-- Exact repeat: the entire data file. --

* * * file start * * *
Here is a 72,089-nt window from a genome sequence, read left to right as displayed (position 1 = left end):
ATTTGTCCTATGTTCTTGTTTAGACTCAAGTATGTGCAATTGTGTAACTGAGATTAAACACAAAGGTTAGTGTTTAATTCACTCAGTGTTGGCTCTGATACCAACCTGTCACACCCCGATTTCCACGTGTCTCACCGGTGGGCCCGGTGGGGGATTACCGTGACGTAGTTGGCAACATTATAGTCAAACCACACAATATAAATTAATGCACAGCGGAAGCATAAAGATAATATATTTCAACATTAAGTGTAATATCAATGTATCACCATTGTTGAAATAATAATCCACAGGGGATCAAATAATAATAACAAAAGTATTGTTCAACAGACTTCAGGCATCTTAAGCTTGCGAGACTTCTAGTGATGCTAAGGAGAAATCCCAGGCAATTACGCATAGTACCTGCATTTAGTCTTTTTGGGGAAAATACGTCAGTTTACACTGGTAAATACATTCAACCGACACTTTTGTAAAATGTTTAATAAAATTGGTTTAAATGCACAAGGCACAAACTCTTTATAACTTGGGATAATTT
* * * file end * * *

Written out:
Here is a 72,089-nt window from a genome sequence, read left to right as displayed (position 1 = left end):
ATTTGTCCTATGTTCTTGTTTAGACTCAAGTATGTGCAATTGTGTAACTGAGATTAAACACAAAGGTTAGTGTTTAATTCACTCAGTGTTGGCTCTGATACCAACCTGTCACACCCCGATTTCCACGTGTCTCACCGGTGGGCCCGGTGGGGGATTACCGTGACGTAGTTGGCAACATTATAGTCAAACCACACAATATAAATTAATGCACAGCGGAAGCATAAAGATAATATATTTCAACATTAAGTGTAATATCAATGTATCACCATTGTTGAAATAATAATCCACAGGGGATCAAATAATAATAACAAAAGTATTGTTCAACAGACTTCAGGCATCTTAAGCTTGCGAGACTTCTAGTGATGCTAAGGAGAAATCCCAGGCAATTACGCATAGTACCTGCATTTAGTCTTTTTGGGGAAAATACGTCAGTTTACACTGGTAAATACATTCAACCGACACTTTTGTAAAATGTTTAATAAAATTGGTTTAAATGCACAAGGCACAAACTCTTTATAACTTGGGATAATTT